Because of where I fall generationally (on both sides of the family) I spent my childhood going to a lot of funerals, and not very many weddings.

I think mourning makes you more aware both of the fragility of life, but also of the suffering of grief, and how long lasting that grief is.

I've never paid much attention to the concept that the dying have wisdom to impart. For me, the day-to-day life of my grandmother provided me with a guide for my life. There wasn't anything special at the end, except a reminder of how much she loved me.

And she'd already shown me that, every day of my life.

We shouldn't spend the end of our lives making up for our mistakes. We should spend the end of our lives with those we love, because we apologized for our errors as we realized them, so our last days are filled with joy and love.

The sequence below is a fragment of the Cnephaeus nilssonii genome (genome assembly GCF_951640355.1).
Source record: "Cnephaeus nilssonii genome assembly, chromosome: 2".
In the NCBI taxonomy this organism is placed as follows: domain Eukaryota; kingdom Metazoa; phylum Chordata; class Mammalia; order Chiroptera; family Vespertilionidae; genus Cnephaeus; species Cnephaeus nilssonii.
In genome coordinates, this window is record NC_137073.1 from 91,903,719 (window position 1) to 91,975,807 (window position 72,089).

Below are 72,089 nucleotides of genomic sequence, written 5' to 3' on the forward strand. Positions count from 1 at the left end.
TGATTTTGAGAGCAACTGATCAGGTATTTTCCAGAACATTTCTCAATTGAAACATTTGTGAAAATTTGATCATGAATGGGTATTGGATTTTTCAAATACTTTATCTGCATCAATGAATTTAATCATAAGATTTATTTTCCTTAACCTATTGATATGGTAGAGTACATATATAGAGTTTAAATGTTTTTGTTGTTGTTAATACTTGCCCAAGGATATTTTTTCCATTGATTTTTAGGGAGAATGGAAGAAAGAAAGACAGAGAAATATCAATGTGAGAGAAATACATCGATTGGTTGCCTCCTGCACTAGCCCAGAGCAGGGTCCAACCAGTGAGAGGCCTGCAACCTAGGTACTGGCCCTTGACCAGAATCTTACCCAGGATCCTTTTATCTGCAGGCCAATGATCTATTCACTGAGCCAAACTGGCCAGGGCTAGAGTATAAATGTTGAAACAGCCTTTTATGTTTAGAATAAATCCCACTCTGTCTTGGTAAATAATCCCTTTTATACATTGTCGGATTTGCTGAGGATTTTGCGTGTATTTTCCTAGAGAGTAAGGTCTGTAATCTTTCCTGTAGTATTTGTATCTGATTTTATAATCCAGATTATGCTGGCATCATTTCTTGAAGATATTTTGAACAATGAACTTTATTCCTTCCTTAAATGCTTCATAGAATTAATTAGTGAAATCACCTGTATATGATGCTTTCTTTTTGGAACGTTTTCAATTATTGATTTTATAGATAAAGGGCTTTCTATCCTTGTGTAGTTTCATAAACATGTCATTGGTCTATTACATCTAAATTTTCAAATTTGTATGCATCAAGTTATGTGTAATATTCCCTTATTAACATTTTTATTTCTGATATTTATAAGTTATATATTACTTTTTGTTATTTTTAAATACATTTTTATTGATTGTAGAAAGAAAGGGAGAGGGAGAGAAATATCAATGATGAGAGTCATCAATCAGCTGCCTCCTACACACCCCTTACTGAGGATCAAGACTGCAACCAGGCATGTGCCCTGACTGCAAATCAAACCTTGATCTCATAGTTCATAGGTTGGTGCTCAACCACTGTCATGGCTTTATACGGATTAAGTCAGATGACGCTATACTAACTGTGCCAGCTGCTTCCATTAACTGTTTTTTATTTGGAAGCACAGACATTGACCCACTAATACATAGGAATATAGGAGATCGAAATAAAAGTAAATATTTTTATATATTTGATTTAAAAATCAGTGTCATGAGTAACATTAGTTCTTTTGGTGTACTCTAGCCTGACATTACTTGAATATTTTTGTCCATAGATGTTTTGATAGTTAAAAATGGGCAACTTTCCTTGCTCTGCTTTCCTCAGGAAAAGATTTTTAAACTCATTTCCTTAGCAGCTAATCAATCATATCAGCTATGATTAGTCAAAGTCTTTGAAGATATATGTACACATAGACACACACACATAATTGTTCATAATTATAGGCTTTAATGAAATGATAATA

Since it seems appropriate here, this is one of the pictures I took about two months before my grandmother died. http://www.flickr.com/photos/random_michelle/5544684407/

We spent those last months just enjoying her company, and make sure she remembered to enjoy life, not having to make up for anything. Which is how I believe it should be.